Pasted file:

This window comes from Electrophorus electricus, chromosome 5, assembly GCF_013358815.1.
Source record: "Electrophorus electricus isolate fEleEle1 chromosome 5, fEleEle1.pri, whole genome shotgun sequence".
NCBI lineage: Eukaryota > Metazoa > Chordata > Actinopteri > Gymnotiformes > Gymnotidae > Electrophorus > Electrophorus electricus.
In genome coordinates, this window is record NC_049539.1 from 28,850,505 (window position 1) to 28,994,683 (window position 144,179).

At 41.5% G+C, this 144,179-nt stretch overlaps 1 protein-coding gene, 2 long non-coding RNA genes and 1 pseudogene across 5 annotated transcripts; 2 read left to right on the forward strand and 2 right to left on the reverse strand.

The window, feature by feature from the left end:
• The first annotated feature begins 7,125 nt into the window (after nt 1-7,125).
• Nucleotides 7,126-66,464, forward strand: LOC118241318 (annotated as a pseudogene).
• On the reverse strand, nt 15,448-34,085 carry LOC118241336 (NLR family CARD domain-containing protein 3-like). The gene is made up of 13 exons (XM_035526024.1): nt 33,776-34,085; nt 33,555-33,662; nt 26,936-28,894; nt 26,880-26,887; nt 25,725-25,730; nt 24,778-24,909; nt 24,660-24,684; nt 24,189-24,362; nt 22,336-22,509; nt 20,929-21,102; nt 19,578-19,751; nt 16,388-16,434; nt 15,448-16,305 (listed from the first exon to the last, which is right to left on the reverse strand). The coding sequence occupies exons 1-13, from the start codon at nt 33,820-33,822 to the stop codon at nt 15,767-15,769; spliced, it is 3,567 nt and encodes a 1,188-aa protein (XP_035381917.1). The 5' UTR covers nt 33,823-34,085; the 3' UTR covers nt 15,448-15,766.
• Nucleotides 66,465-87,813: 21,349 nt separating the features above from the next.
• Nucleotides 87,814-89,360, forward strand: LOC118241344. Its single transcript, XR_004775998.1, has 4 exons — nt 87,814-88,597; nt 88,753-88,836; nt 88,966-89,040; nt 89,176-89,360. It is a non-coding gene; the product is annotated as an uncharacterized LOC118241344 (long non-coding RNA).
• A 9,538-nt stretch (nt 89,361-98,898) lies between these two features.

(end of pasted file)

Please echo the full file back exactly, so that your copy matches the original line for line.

This window comes from Electrophorus electricus, chromosome 5, assembly GCF_013358815.1.
Source record: "Electrophorus electricus isolate fEleEle1 chromosome 5, fEleEle1.pri, whole genome shotgun sequence".
NCBI lineage: Eukaryota > Metazoa > Chordata > Actinopteri > Gymnotiformes > Gymnotidae > Electrophorus > Electrophorus electricus.
In genome coordinates, this window is record NC_049539.1 from 28,850,505 (window position 1) to 28,994,683 (window position 144,179).

At 41.5% G+C, this 144,179-nt stretch overlaps 1 protein-coding gene, 2 long non-coding RNA genes and 1 pseudogene across 5 annotated transcripts; 2 read left to right on the forward strand and 2 right to left on the reverse strand.

The window, feature by feature from the left end:
• The first annotated feature begins 7,125 nt into the window (after nt 1-7,125).
• Nucleotides 7,126-66,464, forward strand: LOC118241318 (annotated as a pseudogene).
• On the reverse strand, nt 15,448-34,085 carry LOC118241336 (NLR family CARD domain-containing protein 3-like). The gene is made up of 13 exons (XM_035526024.1): nt 33,776-34,085; nt 33,555-33,662; nt 26,936-28,894; nt 26,880-26,887; nt 25,725-25,730; nt 24,778-24,909; nt 24,660-24,684; nt 24,189-24,362; nt 22,336-22,509; nt 20,929-21,102; nt 19,578-19,751; nt 16,388-16,434; nt 15,448-16,305 (listed from the first exon to the last, which is right to left on the reverse strand). The coding sequence occupies exons 1-13, from the start codon at nt 33,820-33,822 to the stop codon at nt 15,767-15,769; spliced, it is 3,567 nt and encodes a 1,188-aa protein (XP_035381917.1). The 5' UTR covers nt 33,823-34,085; the 3' UTR covers nt 15,448-15,766.
• Nucleotides 66,465-87,813: 21,349 nt separating the features above from the next.
• Nucleotides 87,814-89,360, forward strand: LOC118241344. Its single transcript, XR_004775998.1, has 4 exons — nt 87,814-88,597; nt 88,753-88,836; nt 88,966-89,040; nt 89,176-89,360. It is a non-coding gene; the product is annotated as an uncharacterized LOC118241344 (long non-coding RNA).
• A 9,538-nt stretch (nt 89,361-98,898) lies between these two features.